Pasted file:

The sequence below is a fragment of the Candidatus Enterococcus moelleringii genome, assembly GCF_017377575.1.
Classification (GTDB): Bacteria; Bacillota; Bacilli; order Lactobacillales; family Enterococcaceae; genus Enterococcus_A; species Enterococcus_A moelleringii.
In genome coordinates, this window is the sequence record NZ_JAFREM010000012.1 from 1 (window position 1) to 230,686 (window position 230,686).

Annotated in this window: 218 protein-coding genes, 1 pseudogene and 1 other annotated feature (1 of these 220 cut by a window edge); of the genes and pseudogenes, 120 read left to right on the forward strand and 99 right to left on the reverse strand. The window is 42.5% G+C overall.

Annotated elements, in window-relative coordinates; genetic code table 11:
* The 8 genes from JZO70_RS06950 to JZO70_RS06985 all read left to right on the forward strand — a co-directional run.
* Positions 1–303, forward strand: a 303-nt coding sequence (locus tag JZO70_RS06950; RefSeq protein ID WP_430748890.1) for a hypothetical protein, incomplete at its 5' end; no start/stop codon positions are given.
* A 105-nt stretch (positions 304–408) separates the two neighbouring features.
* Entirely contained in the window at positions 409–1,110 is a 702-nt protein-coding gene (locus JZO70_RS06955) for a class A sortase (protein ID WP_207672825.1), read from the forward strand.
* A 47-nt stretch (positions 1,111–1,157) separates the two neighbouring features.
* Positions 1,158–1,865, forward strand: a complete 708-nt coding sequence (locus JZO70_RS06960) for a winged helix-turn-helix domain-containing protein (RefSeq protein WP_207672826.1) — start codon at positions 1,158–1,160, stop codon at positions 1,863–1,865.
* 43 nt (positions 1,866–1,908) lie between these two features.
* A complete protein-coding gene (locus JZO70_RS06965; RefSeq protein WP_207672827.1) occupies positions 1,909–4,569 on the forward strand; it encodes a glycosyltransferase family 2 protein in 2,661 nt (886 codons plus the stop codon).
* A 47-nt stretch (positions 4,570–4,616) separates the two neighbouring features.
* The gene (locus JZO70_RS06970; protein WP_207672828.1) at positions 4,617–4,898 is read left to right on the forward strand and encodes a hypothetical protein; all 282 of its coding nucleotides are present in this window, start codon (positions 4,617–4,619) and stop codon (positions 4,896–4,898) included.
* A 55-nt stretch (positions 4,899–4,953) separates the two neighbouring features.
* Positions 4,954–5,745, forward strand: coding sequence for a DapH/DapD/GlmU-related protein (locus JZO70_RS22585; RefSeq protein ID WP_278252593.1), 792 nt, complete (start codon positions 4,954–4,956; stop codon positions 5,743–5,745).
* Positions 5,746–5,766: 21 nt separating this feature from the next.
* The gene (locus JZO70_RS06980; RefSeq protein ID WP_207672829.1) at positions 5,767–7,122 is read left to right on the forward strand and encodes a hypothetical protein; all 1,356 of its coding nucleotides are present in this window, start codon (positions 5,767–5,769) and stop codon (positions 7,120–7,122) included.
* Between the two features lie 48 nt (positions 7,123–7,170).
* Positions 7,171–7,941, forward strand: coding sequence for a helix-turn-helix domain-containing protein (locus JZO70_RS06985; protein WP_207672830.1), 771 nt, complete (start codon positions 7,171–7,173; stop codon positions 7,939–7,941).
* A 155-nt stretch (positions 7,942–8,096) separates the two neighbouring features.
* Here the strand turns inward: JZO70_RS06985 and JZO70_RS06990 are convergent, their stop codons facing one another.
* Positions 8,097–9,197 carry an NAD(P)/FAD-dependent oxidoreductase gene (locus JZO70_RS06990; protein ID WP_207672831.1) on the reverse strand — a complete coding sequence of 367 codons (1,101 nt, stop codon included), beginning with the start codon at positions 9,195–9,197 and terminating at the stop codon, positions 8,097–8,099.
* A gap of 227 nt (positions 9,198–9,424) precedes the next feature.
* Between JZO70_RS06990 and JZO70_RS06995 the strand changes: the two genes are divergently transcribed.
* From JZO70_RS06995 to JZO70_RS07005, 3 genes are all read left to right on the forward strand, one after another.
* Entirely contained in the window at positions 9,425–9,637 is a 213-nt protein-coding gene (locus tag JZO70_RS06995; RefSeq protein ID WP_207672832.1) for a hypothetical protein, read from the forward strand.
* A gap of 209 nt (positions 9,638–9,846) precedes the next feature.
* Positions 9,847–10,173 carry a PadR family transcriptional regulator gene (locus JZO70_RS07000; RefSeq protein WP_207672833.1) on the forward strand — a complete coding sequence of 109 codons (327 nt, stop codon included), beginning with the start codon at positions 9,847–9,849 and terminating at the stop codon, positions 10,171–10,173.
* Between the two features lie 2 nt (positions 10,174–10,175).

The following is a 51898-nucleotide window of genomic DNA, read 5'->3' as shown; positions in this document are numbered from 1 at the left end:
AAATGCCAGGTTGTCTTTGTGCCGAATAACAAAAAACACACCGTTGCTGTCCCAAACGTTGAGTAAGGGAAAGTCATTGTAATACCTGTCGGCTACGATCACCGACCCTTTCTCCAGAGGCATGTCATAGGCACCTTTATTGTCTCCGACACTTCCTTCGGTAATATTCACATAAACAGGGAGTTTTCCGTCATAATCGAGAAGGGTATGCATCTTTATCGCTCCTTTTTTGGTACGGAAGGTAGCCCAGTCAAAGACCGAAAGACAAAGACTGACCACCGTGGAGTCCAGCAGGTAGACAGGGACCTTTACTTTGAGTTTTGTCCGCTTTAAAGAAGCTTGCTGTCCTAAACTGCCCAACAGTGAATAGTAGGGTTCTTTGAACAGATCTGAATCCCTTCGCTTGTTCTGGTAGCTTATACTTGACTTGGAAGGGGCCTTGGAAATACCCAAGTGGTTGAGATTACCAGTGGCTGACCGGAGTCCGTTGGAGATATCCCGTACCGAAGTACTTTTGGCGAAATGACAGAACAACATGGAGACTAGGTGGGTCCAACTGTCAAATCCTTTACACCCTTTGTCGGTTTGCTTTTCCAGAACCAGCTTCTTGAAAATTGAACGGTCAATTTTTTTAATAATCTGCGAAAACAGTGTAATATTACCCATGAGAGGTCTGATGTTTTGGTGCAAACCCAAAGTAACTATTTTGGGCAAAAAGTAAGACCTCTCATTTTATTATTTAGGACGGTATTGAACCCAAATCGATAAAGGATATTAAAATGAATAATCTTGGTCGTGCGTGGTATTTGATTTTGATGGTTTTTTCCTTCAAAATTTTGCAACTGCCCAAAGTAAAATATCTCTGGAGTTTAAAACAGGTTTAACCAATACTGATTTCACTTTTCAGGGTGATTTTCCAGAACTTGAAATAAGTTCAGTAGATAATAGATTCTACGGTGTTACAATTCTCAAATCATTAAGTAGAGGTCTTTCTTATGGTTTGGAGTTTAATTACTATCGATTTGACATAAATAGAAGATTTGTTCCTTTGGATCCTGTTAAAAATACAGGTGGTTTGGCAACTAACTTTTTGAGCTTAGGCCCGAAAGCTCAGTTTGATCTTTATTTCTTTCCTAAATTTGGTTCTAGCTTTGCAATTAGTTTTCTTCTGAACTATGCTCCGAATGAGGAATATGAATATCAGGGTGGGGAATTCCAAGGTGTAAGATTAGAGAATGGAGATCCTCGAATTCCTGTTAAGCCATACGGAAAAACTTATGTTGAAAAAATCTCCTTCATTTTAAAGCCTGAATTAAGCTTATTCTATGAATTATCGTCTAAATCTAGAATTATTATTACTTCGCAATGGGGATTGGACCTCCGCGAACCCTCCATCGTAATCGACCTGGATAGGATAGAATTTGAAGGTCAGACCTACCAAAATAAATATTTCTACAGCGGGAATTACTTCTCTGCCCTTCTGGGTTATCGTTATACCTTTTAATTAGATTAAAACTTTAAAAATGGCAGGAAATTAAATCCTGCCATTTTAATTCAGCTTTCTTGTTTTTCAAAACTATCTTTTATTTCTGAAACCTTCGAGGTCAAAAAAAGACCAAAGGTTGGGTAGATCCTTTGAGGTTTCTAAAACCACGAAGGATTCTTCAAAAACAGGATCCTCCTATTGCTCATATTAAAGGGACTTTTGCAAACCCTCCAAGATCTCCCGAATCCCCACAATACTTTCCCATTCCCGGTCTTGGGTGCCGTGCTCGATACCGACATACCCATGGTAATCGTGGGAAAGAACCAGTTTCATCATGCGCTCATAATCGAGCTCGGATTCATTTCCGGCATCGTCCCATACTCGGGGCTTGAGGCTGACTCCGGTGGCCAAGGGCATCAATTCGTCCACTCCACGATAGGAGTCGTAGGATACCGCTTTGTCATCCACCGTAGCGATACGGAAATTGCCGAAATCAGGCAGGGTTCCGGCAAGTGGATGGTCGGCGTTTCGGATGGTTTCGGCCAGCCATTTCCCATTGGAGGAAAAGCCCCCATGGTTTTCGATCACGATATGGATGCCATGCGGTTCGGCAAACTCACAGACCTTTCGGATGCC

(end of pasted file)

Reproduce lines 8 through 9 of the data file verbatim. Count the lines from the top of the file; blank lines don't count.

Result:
* A 105-nt stretch (positions 304–408) separates the two neighbouring features.
* Entirely contained in the window at positions 409–1,110 is a 702-nt protein-coding gene (locus JZO70_RS06955) for a class A sortase (protein ID WP_207672825.1), read from the forward strand.